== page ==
I noticed the tip of a scar peeking over the middle button of his golf shirt. We-glowski was born with a number of congenital heart defects, and in his short life has undergone over 20 procedures, including multiple open-heart surgeries. The last lettering by Chris Piascik open-heart was the previous December; the first was when he was two months old, to insert a pulmonary valve because his tiny heart didn’t have one. He went into cardiac arrest afterward. It was during the evening, and Kelly was sleeping in the hospital room, on the other side of a closed curtain. She suddenly heard nurses rushing in—one shouted “Code!” and soon the small bedside area was a commotion of doctors, surgeons, instruments. Brady flatlined, and they had to do CPR directly onto his organs because his chest was still open. That’s when Kelly screamed.
“Oh, no!” a nurse yelled out. “Mom’s been here the whole time!”
The doctors put Brady on life support and told Kelly and Brady’s father, Marc, that the infant was in God’s hands. Brady, of course, remembers nothing of this. He only thinks about playing golf, but the onset of COVID-19 and the recency of his latest surgery initially led the family to cancel their flights to North Carolina. After consultations, and reflection, they decided it was too important to miss, and they drove the 12 hours to Pinehurst.
All around No. 6, strings of parents and coaches flowed with the groupings, strolling in the shade of the pines or riding in carts on the paved paths. A pensive mist followed them. Some tallied the action on their own scorecards, and some sat on folding golf stools when the players arrived at greens. They watched silently, conscripted to states of pure observation, each swing of the club an irretrievably turned page of fate. They seemed at pains to keep their own counsel, helpless to assist or intervene as the kids forged through struggle and success, the adults hoping they’d done enough to prepare them for both.
The players were locked in their routines, shooting yardages with range finders and meticulously lining up putts. If they were sensitive at all to the disruptions of a suddenly inscrutable world, this was where they could escape. Kale Abbott, a senior from Utah, played with the joyous cool you want to see in a 17-year-old. Eight boys from his high school team made the trip. His father, Kevin, following in the background, said that while the kids were having fun, the uncertain question of their future loomed, especially with coronavirus disrupting scholarships and extending eligibility of current collegiate players.
“I know there are a lot of people right now with much bigger problems,” Kevin Abbott said, “but for a high school senior, not knowing what’s going to happen next year is difficult.”
Brady Weglowski was on his sixth hole when I caught up to his group. “Heart” is an appropriate metaphor for him—he plays with it on his sleeve. Though he’d just made a nifty par, he was still steaming from his 10-7 start and was in no mood to suffer Marc’s humorous dad messages of encouragement. Kelly watched Brady play with what might be described as protective anguish swaddled in bursts of hope, powerless to defuse his frustrations though they afflicted her in the same proportion. I perceived in her a ferocious, unextinguishable desire to will into existence better outcomes. You’d have it, too, if you’d once watched your child die and come back to life.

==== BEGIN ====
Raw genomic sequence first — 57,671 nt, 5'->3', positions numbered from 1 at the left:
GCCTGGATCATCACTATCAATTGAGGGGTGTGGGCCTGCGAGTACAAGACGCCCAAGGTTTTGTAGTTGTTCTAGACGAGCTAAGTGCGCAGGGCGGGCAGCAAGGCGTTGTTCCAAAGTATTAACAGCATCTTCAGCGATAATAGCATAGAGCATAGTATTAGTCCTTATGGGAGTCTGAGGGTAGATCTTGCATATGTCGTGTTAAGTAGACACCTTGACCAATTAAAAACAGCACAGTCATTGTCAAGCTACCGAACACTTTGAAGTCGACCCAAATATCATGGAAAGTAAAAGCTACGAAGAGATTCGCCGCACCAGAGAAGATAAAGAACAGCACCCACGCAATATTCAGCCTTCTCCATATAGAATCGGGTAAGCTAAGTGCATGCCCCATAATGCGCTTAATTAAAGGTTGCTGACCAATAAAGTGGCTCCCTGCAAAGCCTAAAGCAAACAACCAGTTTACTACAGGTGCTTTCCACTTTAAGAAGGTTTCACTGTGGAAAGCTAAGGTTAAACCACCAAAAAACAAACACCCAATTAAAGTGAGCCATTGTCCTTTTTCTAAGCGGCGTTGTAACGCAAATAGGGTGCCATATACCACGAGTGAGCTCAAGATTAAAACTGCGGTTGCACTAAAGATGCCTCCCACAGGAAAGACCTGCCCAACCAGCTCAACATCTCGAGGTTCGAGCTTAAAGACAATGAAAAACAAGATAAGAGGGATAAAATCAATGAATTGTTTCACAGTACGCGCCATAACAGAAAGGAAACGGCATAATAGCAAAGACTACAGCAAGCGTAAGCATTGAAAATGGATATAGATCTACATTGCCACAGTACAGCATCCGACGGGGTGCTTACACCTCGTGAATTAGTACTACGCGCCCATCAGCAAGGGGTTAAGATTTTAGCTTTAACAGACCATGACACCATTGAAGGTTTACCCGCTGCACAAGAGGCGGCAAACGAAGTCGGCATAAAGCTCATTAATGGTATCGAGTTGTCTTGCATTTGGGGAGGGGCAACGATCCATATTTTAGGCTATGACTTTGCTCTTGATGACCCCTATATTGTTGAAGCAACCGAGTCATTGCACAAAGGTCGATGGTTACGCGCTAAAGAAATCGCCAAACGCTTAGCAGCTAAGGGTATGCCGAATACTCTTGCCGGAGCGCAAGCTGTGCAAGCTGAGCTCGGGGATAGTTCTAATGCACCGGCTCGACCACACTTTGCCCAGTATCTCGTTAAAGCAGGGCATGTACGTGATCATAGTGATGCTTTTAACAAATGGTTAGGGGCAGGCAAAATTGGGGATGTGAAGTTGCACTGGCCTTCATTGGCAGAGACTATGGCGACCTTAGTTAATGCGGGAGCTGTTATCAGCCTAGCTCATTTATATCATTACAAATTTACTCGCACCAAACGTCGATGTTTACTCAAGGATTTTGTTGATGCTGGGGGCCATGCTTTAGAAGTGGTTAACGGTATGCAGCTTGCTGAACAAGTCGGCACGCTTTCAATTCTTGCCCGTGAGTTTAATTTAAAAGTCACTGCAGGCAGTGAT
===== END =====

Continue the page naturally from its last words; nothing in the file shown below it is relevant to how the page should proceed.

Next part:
EARNING MORE THAN A HEADCOVER
Kamille Dimayuga passed the first test of her ability to recover from adversity. She’d waited out the storm and made two gutsy upand-down par saves to begin her first round, then cruised around No. 8 with a 71, one under par and just a shot off the lead.
The next day near the 15th green of the No. 9 course, an eclectic Jack Nicklaus design roaming an upscale neighborhood, her mother, Ramona, watching from a cart, glanced at the scorecard she was keeping: “She’s even on the day,” Ramona told me. Kamille’s older brother, Lawrence, took her to the golf course for the first time when she was 9. Kamille loved one of his puppy headcovers, and he told her when she was good enough to beat him, she could have it. Six months later, it was hers. She named it Rory, and it still keeps her driver company.
We looked up just as Dimayuga drilled a breaking 35-foot birdie putt, tying her for the lead. Typically among the longer girls in high school golf, she appeared in full command and working toward the inevitable . . . until she missed three consecutive par putts to close the round, all inside six feet. Still, she was just one behind the leader heading into the final day.
The girls began to stream in from the course, fleets of pushcarts sailing into harbor, open mast-like umbrellas propped up to ward off the sun. They waited in groups to verbalize their hole scores, social distancing guidelines in place, no post-round merriment, no leader boards.
Roycee Southerland and Taylor Tanpoco, juniors from Nevada, had also just finished their round. (Their team would eventually finish fourth; a teammate, Kirstin Angosta, finished T-2.) If you’ve spent time around top junior players, you’re aware of this little trick: On the course, they are mature, assured athletes in possession of often majestic skills; once they leave the course, they transform back to age, all soft faces and teen spirit. Golf was a dimensional toggle, a portal between a terrestrial game and a multiverse of experience and wonder.
“I love it here,” Roycee said.
Taylor: “This place is the dream.”
Roycee: “This course is absolutely amazing.”
Taylor: “For golfers especially. Obviously we’re from Vegas, so we don’t get trees as tall as this.”
Roycee: “Or even pine trees.”
Taylor: “So it’s kind of amazing when you’re walking down the fairway.”
Roycee: “It’s just a different vibe.”
Taylor: “I mean, even the water is different.”
Roycee: “It’s nicer!”
Tanpoco looked up and around, as if taking in the scene for the first time.
Taylor: “I feel like Pinehurst is like Augusta for juniors.”
The boys were at No. 8, a demanding but scenic course akin to a nature preserve. Afternoon storms the day before had suspended play, and now, to catch up, foursomes were packed onto the course in ways it could not accommodate. The landscape resembled a transportation hub, the intersecting holes swarming with players, carts, coaches and families. Three hours into a seven-hour shotgun round, most had played perhaps eight holes.
“That’s better than the nine hours we were on pace for,” a young man waiting on a tee quipped. Perhaps it was familiarity with long tournament rounds, or maybe the humid 90-degree heat had wilted resistance, but the outlook was one of acceptance. We would endure. Time is irrelevant to the emotionally invested.